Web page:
Wandering around the villages of Java at sunset or sunrise, one of the most striking things is the acrid smell of burning waste. CLEAR Community is helping villages stop this pollution.
Current waste disposal
Outside the front of almost every family’s house will be a pile of burning leaves and rubbish, including dozens of black plastic bags which are handed out at every small shop (‘warung’). The fumes from the burning plastic get in your eyes and your nose and make it hard to breathe. It’s hard to ignore, but for most rural and urban Indonesians the acrid smell and accompanying pollution is just a part of daily life. The rubbish pile, made by a family or a shop, is usually burnt in the early morning or at sunset before the wind picks up because there is no local waste collection service. Every day Indonesia generates around 190,000 tonnes of waste, with plastic waste estimated at 25,000 tonnes per day, much of that waste ending up in the ocean.
Creating a pollution-free future
Now there is a village in West Java which is not regularly polluted by the smell of burning plastic: Sanghiangkalang. Walking through this village today, it’s clear something has transformed it. At the front of several houses are rows and rows of various kinds of potted spinach: water spinach, bok choy, and red spinach. The spinach is all being grown from the food waste, which instead of being thrown into a communal rubbish pit (which would then be lightly buried in soil) is now being used to power the plants. Organic waste makes up to one third of Indonesia’s massive waste problem.
How did this transformation happen?
Two years ago, Sanghiangkalang set up a recycling and sorting centre after receiving training from CLEAR on waste management. CLEAR’s consultant Pak Muharam, along with the Institute of Technology in Bandung, local government officials and members of local women’s groups, held a three-day workshop on waste management. Pak Muharam has mentored dozens of villages across Indonesia to adopt various kinds of waste recycling. He says the pace of change has been astonishing.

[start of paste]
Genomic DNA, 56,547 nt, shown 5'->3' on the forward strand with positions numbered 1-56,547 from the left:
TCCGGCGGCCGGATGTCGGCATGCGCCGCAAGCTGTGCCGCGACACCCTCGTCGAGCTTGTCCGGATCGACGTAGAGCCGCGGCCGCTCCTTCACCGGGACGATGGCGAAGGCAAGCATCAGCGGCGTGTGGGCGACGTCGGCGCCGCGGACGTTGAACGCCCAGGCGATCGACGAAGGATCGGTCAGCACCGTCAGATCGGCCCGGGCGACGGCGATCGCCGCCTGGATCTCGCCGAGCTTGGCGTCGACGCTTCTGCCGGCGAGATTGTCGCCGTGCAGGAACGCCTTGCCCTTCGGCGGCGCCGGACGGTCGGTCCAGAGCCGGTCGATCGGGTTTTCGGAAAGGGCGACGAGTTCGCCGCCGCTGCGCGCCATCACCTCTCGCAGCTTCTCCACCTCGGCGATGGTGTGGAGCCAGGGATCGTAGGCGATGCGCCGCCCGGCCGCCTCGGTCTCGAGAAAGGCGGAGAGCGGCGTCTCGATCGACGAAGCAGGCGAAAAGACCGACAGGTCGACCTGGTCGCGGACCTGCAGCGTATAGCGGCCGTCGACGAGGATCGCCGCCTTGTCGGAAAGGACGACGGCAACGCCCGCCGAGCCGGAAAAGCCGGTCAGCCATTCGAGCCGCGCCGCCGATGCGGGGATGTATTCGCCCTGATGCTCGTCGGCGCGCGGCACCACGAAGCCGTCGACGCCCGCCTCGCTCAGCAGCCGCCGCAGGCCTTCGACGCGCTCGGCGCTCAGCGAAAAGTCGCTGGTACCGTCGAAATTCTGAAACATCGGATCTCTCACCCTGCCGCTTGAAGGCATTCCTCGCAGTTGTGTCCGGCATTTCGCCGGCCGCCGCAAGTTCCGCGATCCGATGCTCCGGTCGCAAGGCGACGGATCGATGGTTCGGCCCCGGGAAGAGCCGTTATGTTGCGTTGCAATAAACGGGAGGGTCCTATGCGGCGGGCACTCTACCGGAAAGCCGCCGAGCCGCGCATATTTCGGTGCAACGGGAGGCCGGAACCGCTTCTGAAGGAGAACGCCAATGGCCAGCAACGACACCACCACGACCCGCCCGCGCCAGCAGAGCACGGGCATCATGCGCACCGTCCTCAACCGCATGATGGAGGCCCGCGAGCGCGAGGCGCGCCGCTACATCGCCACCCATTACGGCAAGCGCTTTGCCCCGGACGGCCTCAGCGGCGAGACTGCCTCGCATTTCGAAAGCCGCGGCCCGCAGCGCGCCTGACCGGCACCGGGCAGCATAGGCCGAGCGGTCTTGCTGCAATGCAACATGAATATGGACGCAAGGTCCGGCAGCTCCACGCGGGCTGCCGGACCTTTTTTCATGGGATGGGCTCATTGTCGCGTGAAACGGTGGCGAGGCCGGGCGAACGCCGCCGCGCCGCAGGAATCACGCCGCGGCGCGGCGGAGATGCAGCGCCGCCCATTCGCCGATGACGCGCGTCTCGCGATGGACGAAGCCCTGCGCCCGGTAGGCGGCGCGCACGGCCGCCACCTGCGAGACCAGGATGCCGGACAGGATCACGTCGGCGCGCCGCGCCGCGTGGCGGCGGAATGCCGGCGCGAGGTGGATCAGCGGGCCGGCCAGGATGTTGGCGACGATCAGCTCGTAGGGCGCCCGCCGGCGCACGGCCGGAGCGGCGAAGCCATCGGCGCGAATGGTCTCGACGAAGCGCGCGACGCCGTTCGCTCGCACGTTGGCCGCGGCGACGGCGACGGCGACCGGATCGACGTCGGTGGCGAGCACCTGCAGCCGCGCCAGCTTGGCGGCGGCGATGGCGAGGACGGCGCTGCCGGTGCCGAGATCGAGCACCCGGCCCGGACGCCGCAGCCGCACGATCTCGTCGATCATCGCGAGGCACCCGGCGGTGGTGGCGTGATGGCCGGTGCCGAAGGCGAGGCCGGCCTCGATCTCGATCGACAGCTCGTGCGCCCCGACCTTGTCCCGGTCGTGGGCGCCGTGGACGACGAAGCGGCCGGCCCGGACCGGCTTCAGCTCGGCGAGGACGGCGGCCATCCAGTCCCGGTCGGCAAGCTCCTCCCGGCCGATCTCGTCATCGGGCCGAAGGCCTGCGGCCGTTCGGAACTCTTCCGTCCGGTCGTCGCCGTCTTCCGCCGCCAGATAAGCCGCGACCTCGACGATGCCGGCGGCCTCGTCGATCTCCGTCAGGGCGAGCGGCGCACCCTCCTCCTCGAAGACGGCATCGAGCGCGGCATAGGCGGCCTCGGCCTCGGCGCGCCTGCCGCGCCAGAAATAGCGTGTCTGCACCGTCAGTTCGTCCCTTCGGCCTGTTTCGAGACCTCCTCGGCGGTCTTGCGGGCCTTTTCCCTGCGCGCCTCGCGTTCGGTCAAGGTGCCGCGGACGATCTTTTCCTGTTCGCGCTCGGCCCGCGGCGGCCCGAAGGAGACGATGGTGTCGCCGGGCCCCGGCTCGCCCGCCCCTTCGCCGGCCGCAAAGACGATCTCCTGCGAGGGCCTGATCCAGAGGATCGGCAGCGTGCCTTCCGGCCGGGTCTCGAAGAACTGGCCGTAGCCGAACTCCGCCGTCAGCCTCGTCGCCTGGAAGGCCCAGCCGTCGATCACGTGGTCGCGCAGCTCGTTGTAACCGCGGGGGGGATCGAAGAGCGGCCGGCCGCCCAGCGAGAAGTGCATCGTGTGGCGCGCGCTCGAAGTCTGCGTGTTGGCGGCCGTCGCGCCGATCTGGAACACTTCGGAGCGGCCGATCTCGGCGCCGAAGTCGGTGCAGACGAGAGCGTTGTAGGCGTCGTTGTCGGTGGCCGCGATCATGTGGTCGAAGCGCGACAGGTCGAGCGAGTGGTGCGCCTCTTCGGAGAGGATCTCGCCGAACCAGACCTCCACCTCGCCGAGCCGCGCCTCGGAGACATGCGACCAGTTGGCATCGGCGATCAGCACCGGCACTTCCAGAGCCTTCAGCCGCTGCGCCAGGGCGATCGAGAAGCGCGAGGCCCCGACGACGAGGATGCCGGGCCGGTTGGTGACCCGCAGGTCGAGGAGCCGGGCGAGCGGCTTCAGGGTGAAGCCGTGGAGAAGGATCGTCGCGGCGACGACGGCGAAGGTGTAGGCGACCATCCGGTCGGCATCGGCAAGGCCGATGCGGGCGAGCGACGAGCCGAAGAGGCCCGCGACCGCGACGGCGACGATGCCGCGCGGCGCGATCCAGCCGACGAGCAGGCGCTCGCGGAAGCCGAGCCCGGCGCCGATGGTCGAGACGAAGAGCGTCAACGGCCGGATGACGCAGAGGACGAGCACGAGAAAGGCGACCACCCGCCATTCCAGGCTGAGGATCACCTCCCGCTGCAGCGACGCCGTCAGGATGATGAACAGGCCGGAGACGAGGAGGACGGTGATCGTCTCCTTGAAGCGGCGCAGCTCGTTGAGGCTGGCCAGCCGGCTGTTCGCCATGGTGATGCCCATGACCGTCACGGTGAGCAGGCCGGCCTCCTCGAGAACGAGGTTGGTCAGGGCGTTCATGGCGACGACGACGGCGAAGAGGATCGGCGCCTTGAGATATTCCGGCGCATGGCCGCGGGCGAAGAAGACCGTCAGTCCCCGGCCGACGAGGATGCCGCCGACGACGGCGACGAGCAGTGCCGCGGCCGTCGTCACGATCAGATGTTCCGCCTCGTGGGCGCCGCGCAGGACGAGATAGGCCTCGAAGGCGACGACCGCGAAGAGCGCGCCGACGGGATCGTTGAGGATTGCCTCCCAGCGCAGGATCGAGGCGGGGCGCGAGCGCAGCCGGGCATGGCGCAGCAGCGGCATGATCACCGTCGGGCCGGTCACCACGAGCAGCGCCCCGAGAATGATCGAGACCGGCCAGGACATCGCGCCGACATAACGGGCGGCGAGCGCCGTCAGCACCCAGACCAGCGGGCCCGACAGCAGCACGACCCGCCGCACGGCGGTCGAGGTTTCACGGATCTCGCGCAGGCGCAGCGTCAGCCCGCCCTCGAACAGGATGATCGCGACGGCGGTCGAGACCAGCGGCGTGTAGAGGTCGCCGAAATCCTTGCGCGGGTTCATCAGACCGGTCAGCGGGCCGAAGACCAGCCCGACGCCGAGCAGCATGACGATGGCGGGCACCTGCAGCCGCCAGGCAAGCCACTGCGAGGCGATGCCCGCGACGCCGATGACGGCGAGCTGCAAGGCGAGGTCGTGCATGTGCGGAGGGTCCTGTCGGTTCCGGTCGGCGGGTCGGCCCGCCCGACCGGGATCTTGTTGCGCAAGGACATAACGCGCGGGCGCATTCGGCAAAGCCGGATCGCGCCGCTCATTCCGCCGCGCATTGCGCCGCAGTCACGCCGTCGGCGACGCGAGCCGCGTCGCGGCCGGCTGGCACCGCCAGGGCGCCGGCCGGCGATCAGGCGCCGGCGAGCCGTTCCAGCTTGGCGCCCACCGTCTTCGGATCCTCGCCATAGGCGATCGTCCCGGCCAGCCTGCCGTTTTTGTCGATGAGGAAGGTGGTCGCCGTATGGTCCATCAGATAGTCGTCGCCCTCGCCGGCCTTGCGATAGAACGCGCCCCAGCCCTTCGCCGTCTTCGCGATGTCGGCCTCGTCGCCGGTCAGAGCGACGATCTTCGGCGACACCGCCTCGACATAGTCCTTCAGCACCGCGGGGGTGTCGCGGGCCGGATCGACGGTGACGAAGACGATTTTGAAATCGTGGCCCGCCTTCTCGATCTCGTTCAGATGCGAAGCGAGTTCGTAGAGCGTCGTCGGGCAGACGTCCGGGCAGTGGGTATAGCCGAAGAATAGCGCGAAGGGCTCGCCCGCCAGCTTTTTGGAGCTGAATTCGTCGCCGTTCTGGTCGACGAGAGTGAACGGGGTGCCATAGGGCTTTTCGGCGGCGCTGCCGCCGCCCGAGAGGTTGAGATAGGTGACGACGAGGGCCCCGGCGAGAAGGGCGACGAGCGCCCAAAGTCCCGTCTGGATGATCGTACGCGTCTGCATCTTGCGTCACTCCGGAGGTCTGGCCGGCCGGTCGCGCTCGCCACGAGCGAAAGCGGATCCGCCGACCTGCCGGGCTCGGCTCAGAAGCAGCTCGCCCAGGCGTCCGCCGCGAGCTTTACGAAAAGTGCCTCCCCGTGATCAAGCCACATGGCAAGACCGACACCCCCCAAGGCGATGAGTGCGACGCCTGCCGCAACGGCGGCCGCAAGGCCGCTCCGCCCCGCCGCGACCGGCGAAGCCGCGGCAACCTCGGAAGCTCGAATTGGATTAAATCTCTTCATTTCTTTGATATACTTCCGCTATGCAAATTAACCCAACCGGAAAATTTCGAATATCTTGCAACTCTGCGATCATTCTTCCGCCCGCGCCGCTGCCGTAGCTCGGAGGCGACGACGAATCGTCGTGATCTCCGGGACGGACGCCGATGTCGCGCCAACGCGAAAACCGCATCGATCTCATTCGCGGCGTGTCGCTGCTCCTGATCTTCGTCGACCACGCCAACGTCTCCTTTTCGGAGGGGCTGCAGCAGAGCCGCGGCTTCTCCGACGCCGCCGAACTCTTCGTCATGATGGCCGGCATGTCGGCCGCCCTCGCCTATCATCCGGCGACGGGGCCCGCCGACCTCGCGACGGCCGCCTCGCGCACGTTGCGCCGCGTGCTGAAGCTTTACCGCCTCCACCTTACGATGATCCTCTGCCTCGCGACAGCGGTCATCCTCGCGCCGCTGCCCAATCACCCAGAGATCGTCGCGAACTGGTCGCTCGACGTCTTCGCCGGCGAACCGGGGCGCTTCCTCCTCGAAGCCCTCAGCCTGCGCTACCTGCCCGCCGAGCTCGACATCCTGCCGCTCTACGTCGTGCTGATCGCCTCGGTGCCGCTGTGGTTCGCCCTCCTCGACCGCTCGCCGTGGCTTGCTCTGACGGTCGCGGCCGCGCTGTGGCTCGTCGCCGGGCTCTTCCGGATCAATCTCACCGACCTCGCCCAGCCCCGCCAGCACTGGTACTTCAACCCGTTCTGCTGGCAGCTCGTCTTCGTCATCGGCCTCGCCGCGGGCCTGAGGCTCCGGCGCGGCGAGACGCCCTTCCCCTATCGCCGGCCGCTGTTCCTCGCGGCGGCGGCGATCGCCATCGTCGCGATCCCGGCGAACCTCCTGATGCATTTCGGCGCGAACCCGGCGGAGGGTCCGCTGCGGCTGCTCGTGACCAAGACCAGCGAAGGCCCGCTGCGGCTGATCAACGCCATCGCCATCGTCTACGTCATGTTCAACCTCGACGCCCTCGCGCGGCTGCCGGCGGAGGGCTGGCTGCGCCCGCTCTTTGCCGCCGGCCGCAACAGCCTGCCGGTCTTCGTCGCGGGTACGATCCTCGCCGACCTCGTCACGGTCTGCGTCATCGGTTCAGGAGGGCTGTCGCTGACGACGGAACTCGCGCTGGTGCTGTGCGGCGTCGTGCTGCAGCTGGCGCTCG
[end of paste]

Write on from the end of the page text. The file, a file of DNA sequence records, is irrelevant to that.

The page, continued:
“One day in the workshop I would explain how to make eco-bricks out of water bottles and the next day Amir and his daughter would begin making them. I’ve never seen a village adopt these changes so quickly” said Muharam. He added that having two passionate champions for the adoption of waste sorting and recycling was key to getting the whole village to adopt it. Being young and relatively well educated meant that Amir and his wife, Ani, were open to new ideas.
Ani was also able to mobilize the power of the Family Welfare Group (PKK), a voluntary women’s group which works to promote health initiatives and village development in more than 66,000 villages across Indonesia. The women from PKK were keen to become involved after having previously worked with CLEAR on an innovative new campaign around littering during the Muslim holiday of Ramadan.
New ideas around burning waste
Amir says that through the activities of the waste bank people are starting to consider the impact of rubbish on their environment and their health.
“Many people don’t even think burning waste is bad for their health” he says. He has begun advising people not to burn rubbish close to where their children play as the effects are just as bad as smoking. Instead he asks them to consider recycling and joining the waste bank.
Other families who have joined the waste bank are happy to have much tidier houses. “The women are very proud of their houses here in Sanghiangkalang, they feel that everyone looks at their front yard and thinks how clean it is,” says Ani. “These houses have become examples for everyone,” she adds.
As well as a thriving vegetable garden, another motivator for joining the waste bank is the small additional income. The women are earning an additional 20,000 Indonesian Rupiah (about £1) per week, as well as growing their own vegetables from the organic food waste, hence saving money.
Ani says the concept of living in a healthy environment and not having children play in local yards littered with plastic or inhaling plastic fumes each day is another motivator for women to join the waste bank.